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Sheriff hired several problematic Maywood officers as deputies

A report from the Sheriff's Department watchdog says one fired his gun while driving and another had been let go by a previous agency for lying.

September 07, 2012|By Robert Faturechi and Jack Leonard, Los Angeles Times
  • The troubled Maywood police force was disbanded in 2010 and replaced by the Los Angeles County Sheriff's Department, led by Sheriff Lee Baca, shown.
The troubled Maywood police force was disbanded in 2010 and replaced by… (Francine Orr / Los Angeles…)

Los Angeles County sheriff's officials hired several problematic cops from the disbanded Maywood police force last year, including one who drunkenly fired his gun while driving and another who was let go from another police agency for dishonesty, according to a report released Thursday.

The Sheriff's Department has been criticized before for less than thorough hirings, a practice some critics say has contributed to recent problems in the jails with deputies allegedly abusing inmates and smuggling contraband into the lockups.

The troubled Maywood police force was disbanded and replaced by the Los Angeles County Sheriff's Department in 2010, as the city faced financial trouble and laid off nearly all of its employees. Maywood officials said they had no choice because the city could not obtain insurance, the consequence of too many lawsuits in the past, many involving the Police Department, which had a reputation for employing heavy-handed and under-qualified officers.

A Times investigation in 2007 found that the Maywood Police Department had become a haven for misfit cops who had been pushed out of other law enforcement agencies for crimes or serious misconduct. At least a third of the then-37 member force had left other police jobs under a cloud or had brushes with the law while working for Maywood.

When the Sheriff's Department was commissioned to take over, officials agreed to consider hiring some of the disbanded force's cops. Many were rejected.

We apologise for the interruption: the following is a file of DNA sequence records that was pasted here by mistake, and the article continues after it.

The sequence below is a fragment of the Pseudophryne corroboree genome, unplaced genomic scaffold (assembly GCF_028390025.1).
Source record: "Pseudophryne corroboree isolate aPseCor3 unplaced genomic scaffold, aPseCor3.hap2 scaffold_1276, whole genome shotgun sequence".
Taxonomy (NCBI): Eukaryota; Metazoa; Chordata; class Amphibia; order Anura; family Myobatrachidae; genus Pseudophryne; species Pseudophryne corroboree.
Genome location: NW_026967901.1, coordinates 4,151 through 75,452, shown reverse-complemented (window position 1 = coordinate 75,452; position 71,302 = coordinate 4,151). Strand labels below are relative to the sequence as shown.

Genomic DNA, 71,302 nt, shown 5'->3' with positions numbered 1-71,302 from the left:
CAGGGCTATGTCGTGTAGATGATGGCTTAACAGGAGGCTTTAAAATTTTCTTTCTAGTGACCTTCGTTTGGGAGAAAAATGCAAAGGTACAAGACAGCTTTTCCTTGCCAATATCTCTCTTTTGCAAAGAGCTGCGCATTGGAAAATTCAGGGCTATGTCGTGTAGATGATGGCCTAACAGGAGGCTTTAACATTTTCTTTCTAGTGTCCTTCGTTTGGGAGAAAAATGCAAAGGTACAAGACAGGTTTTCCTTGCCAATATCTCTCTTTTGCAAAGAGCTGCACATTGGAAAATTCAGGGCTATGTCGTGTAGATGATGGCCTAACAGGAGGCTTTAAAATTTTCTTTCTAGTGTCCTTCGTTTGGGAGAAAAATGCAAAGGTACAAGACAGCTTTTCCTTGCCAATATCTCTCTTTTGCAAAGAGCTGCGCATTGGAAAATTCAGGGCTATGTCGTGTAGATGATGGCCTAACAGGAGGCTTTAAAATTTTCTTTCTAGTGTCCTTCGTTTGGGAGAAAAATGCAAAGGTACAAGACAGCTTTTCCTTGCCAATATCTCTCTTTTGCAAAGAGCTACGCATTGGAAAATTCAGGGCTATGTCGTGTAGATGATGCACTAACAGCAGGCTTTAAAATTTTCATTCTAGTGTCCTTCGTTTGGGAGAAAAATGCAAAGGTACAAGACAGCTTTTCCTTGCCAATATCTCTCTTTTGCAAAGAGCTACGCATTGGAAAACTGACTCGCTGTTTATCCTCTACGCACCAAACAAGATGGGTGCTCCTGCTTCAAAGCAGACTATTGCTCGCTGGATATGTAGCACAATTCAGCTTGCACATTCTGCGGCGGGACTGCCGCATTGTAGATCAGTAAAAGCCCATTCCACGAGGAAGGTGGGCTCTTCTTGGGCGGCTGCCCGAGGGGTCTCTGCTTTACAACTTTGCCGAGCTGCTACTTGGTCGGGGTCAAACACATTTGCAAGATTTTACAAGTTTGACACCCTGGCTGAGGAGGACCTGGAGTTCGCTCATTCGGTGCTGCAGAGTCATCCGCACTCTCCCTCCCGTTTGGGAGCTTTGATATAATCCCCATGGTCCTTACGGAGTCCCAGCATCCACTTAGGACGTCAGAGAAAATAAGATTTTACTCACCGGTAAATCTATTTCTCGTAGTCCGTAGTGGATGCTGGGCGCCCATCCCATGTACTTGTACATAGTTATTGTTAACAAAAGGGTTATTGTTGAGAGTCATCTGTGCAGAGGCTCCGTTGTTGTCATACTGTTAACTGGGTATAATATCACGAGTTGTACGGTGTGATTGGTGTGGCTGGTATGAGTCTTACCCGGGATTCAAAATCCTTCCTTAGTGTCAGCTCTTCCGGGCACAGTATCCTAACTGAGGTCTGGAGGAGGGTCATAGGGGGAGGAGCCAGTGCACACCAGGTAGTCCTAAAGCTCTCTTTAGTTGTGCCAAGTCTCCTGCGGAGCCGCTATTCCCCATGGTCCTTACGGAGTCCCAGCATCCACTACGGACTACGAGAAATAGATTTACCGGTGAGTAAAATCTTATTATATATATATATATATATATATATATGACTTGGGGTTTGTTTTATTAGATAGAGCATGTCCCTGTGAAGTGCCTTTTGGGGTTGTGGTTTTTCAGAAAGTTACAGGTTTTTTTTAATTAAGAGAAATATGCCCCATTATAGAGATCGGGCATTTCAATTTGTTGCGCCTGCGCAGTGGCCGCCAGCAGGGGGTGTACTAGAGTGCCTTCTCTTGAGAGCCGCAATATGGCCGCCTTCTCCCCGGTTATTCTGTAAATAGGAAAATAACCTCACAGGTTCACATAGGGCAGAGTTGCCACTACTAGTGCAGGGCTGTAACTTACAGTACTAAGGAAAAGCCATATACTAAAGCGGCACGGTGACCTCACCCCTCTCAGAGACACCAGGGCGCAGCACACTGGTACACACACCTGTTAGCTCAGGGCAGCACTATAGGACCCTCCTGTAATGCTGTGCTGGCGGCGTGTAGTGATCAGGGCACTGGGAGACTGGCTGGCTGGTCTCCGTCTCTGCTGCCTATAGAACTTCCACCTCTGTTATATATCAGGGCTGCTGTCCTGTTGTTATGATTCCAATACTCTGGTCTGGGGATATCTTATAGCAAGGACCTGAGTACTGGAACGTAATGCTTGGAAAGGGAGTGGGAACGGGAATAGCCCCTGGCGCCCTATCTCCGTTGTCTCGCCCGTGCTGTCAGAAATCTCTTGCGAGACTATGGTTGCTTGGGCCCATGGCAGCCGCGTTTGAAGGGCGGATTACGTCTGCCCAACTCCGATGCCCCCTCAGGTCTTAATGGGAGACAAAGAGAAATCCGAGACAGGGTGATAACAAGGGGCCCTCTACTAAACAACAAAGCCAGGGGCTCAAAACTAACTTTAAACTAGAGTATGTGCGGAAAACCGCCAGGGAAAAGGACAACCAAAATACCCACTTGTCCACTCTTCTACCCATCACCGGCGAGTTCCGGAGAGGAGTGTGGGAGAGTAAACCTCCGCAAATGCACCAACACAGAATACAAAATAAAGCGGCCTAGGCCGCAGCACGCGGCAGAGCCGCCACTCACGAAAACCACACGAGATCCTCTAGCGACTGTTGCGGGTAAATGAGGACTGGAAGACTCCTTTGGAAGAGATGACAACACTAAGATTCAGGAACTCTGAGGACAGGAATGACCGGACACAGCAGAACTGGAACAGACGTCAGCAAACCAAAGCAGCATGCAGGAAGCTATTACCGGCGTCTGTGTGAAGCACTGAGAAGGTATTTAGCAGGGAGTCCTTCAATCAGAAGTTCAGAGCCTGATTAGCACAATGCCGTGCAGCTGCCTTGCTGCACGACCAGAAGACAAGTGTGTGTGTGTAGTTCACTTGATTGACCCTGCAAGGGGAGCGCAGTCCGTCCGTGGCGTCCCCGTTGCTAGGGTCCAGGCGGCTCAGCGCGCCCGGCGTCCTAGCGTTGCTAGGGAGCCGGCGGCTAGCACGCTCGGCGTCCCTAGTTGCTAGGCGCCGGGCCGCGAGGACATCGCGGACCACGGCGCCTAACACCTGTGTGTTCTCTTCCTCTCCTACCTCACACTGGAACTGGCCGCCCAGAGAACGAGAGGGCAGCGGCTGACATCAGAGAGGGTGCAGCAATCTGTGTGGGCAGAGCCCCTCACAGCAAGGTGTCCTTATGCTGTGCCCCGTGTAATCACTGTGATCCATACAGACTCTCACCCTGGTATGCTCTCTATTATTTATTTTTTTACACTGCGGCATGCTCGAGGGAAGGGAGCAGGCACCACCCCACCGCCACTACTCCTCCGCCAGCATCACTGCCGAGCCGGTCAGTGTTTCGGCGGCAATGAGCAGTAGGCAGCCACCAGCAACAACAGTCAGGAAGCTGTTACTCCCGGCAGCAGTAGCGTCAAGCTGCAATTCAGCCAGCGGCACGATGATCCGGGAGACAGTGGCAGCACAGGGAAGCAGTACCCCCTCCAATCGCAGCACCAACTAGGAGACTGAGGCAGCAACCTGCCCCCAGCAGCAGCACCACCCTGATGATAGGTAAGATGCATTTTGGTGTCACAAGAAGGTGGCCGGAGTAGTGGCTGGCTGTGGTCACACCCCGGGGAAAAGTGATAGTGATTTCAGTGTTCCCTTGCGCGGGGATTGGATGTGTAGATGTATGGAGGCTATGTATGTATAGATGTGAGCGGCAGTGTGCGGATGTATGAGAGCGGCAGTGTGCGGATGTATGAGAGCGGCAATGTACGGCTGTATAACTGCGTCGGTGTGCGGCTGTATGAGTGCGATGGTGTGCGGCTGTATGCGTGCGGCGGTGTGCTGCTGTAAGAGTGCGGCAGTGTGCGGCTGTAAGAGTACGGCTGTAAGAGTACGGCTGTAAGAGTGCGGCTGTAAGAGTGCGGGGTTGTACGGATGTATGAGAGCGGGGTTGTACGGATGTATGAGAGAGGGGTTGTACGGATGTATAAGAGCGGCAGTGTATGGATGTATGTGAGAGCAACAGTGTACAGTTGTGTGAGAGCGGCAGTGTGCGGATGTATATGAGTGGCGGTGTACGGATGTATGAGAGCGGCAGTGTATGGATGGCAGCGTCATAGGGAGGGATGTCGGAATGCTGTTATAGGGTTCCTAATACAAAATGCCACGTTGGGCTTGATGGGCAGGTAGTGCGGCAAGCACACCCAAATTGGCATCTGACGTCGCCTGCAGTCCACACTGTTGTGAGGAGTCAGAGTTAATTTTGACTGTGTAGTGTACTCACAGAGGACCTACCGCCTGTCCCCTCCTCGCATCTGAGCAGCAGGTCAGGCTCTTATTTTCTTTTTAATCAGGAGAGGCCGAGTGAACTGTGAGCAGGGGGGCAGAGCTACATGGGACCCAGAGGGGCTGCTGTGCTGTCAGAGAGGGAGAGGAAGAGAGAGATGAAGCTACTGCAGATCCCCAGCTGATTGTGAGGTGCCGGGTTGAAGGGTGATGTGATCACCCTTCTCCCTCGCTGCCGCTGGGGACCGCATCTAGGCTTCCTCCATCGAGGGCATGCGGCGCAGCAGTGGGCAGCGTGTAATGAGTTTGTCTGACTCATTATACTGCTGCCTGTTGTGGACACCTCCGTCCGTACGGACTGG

But according to the report by the Office of Independent Review, four "questionable" applicants made it through.

One of the applicants had admitted getting drunk at a friend's house, then later leaving in his car and firing his duty weapon toward the home. But when stopped at the time by police who heard shots fired, the officer said he wasn't responsible and had no knowledge of the incident. He was eventually convicted of a misdemeanor of discharging a firearm.

Another applicant was being investigated by the Maywood Police Department for perjury, a probe that was never concluded because the agency had disbanded. A court had found that the officer had "deliberately and calculatedly" testified on the stand about information that had been suppressed, according to the report. In another instance, that officer was accused of trying to hit a police commissioner with his car, then threatening several others involved with the commission. According to the report, the investigation into the incident was not thorough.

A third hire had been fired from another law enforcement agency for dishonesty, after he lied to his supervisor, according to the report. The applicant had been dinged for dishonesty at least once before, when years earlier he was applying to be a deputy, and admitted to reading "how to beat a polygraph exam" on the Internet before his interview.

Sheriff's spokesman Steve Whitmore pointed out that the decision to hire the Maywood cops was made by the previous undersheriff, and that as deputies, "they've all done pretty well."

He said that such reports from the department's watchdog are what Sheriff Lee Baca had hoped for when he proposed creating the oversight agency.

"That's exactly what the sheriff wants the OIR to do, to bring up these issues and bring them to the light of day," Whitmore said.

The report also included details about sheriff employee misconduct, which recently concluded in significant suspensions, terminations or resignations.

A dozen deputies were discharged after being arrested on suspicion of committing crimes, including one who was convicted of having unlawful sexual conduct with an inmate and four others convicted of driving under the influence. Another deputy was found guilty of violating a domestic violence protective order and one more admitted committing insurance fraud.

Michael Gennaco, who heads up the OIR, credited the department with taking swift action against sheriff's employees accused of wrongdoing. Last year, he noted, marked the highest number of resolved cases in which the department attempted to fire civilian or deputy employees: 60.

"The department has got the resolve to remove deputies who … shouldn't be wearing a badge," he said.

robert.faturechi@latimes.com

jack.leonard@latimes.com

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